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The Humboldt Historian is published quarterly by the Humboldt County Historical Society. This historical journal contains feature articles as well as lively short pieces on a wide variety of subjects pertaining to Humboldt County history. It is abundantly illustrated with historical photographs. Look for Jerry Rohde's column "The Presence of the Past" in every Historian. Also featured in each issue are reader's letters, announcements, the History Quiz, and member obituaries. The Humboldt Historian has been in continuous publication since 1953. The cover and the contents page of the current issue are reproduced below.

Browse through the covers and the contents pages of recent past Historians, 2006 to present.







From the Editor

In our opening story, Jerry Rohde introduces some lesser-known actors and laws that emerged on behalf of Indians during the long war against them, and shows how and why these well-meaning efforts had so little consequence.

For the surviving Native Americans, who had lived lives based on custom and ceremony intimately connected with their natural surroundings, crossing the gap to join the capitalist-oriented white culture would not have been welcome or easy. One American Indian who was inspired early on to bridge that gap was Henry Lambert Ford, who embraced the study of the law in 1878. Karen Campbell Hendricks tells his story on page 36.

Though an integral part of the dominant culture, nineteenth-century women were expected to conform to narrow roles and had no political voice. They were urged to come West for the purpose of establishing a well-ordered and civilized society of homes and families in a rough land of frontiersmen. But what if a woman chose not to marry? Or lost her spouse? Her choices of self-support were few, the likelihood of becoming dependent upon others great. However, if she happened to be equipped with a needle and thread and a vision, she might become an entrepreneur in her own right, as the proprietor of her own millinery shop. Turn to page 24 to read the stories of three such women.

Baseball enjoyed a wonderful boost here on the North Coast thanks to Lou Bonomini. Maria Bonomini Briggs and Jack Nash tell the story of "Mr. Baseball of Humboldt County just in time to boost us into the new season, while Jeremiah Scott, Jr. and Tom Hannah share memories of the the Eureka High School Heavyweight Track Team of 1947.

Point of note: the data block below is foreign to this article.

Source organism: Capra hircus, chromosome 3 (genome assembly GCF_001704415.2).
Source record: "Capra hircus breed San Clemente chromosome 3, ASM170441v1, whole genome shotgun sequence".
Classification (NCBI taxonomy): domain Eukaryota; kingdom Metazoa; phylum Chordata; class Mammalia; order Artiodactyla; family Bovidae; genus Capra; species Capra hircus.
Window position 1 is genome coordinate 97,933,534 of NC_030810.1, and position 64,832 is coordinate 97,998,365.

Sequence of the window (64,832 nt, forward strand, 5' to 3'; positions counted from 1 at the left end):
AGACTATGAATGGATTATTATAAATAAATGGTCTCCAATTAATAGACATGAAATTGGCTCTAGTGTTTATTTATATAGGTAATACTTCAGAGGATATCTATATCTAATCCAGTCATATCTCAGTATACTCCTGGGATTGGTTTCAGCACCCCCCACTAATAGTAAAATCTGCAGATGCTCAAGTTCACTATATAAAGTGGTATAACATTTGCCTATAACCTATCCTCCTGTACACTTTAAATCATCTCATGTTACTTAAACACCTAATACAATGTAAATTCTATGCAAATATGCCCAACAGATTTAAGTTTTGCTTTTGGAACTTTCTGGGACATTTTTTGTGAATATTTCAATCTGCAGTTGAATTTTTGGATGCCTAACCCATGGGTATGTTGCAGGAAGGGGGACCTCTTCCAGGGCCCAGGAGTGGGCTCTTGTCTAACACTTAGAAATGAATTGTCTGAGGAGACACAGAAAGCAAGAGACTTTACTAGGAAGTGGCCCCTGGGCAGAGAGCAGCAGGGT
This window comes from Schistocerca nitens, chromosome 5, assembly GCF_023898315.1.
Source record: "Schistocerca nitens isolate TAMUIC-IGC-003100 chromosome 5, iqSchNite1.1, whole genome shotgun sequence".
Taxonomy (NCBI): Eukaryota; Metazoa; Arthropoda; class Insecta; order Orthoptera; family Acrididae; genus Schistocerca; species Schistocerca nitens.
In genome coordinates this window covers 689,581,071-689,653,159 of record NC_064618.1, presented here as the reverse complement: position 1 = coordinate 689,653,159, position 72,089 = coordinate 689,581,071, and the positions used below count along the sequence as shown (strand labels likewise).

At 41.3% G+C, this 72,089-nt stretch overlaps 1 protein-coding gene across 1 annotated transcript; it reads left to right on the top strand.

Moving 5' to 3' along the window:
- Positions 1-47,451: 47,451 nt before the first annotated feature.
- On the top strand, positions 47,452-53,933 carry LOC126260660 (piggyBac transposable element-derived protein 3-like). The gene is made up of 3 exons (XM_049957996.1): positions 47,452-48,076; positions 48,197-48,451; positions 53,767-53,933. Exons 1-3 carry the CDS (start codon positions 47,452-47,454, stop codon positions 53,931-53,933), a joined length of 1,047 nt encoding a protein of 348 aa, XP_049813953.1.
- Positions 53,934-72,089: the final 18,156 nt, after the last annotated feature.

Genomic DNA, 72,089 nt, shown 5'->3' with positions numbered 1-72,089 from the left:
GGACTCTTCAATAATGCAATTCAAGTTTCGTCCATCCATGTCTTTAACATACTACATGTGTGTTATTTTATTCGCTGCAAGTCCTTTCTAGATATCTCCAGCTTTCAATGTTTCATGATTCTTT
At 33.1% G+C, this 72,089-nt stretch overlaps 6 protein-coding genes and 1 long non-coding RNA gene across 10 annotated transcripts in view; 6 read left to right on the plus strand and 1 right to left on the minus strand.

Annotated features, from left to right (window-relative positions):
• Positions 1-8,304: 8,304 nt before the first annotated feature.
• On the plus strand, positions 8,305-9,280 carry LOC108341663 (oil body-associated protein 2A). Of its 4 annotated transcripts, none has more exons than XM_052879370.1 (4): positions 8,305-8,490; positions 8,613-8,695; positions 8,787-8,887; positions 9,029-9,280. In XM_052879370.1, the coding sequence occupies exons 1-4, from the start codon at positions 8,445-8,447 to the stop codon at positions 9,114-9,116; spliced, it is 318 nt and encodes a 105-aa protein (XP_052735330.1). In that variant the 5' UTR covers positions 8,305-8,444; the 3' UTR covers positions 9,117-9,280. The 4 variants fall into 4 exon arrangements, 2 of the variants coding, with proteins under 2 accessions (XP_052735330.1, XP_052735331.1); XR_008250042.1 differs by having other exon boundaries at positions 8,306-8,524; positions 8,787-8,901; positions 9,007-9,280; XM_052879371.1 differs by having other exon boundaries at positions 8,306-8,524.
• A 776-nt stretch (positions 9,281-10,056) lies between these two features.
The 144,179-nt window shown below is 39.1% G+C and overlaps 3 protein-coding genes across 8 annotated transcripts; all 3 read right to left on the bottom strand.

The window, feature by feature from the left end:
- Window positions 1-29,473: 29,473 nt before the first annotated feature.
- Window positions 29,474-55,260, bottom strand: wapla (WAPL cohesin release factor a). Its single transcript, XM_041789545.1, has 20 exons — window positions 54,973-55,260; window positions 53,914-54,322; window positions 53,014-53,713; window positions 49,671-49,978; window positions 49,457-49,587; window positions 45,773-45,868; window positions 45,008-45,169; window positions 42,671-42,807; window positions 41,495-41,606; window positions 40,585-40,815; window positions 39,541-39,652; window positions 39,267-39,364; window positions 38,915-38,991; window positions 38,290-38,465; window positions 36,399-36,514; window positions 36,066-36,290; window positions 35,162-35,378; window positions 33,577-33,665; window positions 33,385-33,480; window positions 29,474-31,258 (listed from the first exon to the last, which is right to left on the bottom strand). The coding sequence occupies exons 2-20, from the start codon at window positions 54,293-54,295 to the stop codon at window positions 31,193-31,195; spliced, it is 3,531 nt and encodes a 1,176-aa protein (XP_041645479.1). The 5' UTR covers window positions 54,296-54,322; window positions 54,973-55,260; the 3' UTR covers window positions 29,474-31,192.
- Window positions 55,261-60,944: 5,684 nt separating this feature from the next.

Ellis "Boy" Stapp grew up in "God's Country", in Showers Pass. He then passed through the crucible of World War II, surviving to return to the mountains to start life anew. Rowetta Stapp Miller shares his story.

Readers, may you enjoy this springtime issue of the Humboldt Historian, as the new season flowers forth.


HUMBOLDT HISTORIAN

Spring 2017 - Volume 65, Number 1

10 - CAMP GRANT, GENERAL GRANT, AND GENERAL ORDER NO. 100 - By Jerry Rohde

Some currents of conscience arise amid an ongoing genocide.

22 - Eureka High School Heavyweight Track Team 1947 - By Jeremiah Scott, Jr.

The author follows these athletes from the fields of their youthful prowess into their later lives.

24 - BY WOMEN, FOR WOMEN: MILLINERY IN HUMBOLDT - By Suzanne Forsyth

Hats were not only an essential part of a woman's attire, they were a ticket to independence for their makers.

30 - LOU BONOMINI: MR. BASEBALL OF HUMBOLDT COUNTY - By Maria Bonomini Briggs and Jack Nash

Celebrating the founder of the Humboldt Crabs, one the greatest baseball programs in the country.

36 - HENRY LAMBERT FORD - - By Karen Campbell Hendricks

In 1887, Henry Lambert Ford became one of the first Native Americans to practice the law.

40 - FROM MOUNTAINS TO MILITARY: From Showers Pass to Saipan - By Rowetta Stapp Miller

Ellis "Boy" Stapp made only one sojourn far from his home.




The NAACP Freedom Seals Campaign, Eureka committee, 1959. In back from left are Dorothy Taylor and Lucy Jones. In front from left are Myrtle Oneal and Edith Howard. (Jim Howard's obituary appears in this issue on page 43.) The NAACP Freedom Seals Campaign began in 1927 and supported justice for African Americans. Like the Red Cross Christmas Seals, the Freedom Seals stamps cost a penny each.